NKLA questions and answers
As we move into the second month of the NKLA effort to take Los Angeles no-kill, the response has been incredible. It seems like the entire city has put its focus on the issues facing animals in L.A., and that’s wonderful and gives the campaign amazing momentum.
However, as expected, there is some negativity floating around out there. But without question, the coalition of 47 rescue organizations and counting is pushing forward despite it.
We continue to pledge transparency with this effort, so here are some answers to the most commonly asked questions about the campaign and our work in L.A.
1. Is Best Friends using the NKLA plan simply to fundraise in L.A.? What happens to the money raised through the effort?
Yes, we are raising money via NKLA. All the funds raised through NKLA will go directly back into the campaign to help continue the lifesaving work in the city and, more importantly, make L.A. into NKLA. On top of that, Best Friends has committed to covering all the costs associated with the implementation of the entire effort.
Details of how this money is being used to fund coalition work can be found here.
2. How did you come up with five years as the length of time it will take to achieve No-Kill Los Angeles? There are plenty of no-kill communities around the country that managed to go no-kill in less than one year.
The footprint of Los Angeles is enormous (almost 500 square miles), and L.A. is America’s second most populous city at 4 million residents. No other no-kill effort has been achieved in a city of this size. As previously mentioned, Best Friends put L.A. through a deep community analysis, and some hundred pages of a report later, we know not just the “problem” areas, but also the specific issues in those areas. We can overlay shelter statistics for every area of Los Angeles with data, such as language spoken at home, household income, proximity to a spay/neuter clinic, and car ownership. This kind of data is vital because it helps us decide where to put valuable resources. This data, along with our knowledge of the city and many conversations with our coalition partners, helped to inform the target date.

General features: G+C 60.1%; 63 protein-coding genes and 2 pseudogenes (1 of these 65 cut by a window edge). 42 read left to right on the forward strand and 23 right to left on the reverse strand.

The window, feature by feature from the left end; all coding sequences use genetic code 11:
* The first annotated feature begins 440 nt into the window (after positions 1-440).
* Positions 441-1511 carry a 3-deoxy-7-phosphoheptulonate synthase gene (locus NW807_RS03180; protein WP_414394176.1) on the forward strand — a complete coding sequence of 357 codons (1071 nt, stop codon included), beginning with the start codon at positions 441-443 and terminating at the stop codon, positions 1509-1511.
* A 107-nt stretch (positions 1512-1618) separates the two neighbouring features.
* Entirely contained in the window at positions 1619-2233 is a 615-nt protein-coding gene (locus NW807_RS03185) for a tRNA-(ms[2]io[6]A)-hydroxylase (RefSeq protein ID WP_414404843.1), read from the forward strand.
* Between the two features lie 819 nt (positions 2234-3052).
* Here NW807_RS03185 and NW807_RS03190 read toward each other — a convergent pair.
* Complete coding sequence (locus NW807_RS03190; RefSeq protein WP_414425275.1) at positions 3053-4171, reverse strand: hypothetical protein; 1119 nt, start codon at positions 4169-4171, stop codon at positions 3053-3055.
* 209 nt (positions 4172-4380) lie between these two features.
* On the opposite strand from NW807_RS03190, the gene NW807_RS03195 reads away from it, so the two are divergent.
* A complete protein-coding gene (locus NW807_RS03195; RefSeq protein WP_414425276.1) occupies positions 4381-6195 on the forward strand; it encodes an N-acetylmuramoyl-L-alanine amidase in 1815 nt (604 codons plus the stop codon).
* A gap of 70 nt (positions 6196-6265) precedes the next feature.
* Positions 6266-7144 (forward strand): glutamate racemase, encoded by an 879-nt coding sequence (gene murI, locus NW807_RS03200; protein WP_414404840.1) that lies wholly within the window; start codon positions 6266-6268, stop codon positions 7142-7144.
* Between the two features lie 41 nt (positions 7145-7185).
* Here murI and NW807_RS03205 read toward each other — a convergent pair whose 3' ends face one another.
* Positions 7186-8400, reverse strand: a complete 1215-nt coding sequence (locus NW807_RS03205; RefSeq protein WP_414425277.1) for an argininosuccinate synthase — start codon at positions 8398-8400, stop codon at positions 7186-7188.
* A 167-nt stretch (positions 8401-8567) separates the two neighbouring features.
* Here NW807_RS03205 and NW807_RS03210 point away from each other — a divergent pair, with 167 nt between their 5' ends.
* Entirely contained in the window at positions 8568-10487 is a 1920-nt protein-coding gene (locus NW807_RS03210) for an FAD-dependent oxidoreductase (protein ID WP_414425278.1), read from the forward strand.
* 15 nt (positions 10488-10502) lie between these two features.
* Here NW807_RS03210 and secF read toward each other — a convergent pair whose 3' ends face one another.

Five years is the maximum time in which we expect to reach NKLA. We are aware that some smaller towns and cities have achieved no-kill in a shorter period of time, and they serve as inspiration and models for us.
3. This is all PR and no substance.
Without question, this is a big campaign with a large advertising component so that we can reach many more people in L.A. than normally would hear about animals in need. Our belief is that we can engage those people to get active to help save lives. You can see through the posts on the NKLA Facebook page that this aspect of the campaign is working incredibly well. We’re seeing lots of posts from Angelenos learning about the campaign through the billboards and stepping up to help as a volunteer or foster parent.
Because Los Angeles is inextricably linked to the celebrity world, having celebrity spokespersons is another way to increase the reach of our message and encourage people to visit the website and take action. In this way, the promotional component of the campaign is critical to the coalition’s success. That said, it is just one pillar of the plan. It doesn’t work on its own any more than any of the facets of the campaign would.
4. Why is killing 10 percent of the animals still called no-kill?
The 90 percent save rate goal is based on what is the widely accepted standard for no-kill status. We believe that the 90 percent save rate standard is the best wide-scale no-kill measure in use today. Of course, there will always be a small percentage of animals who are suffering without hope of relief where euthanasia is the right choice. However, the goal is to no longer kill adoptable animals simply for convenience.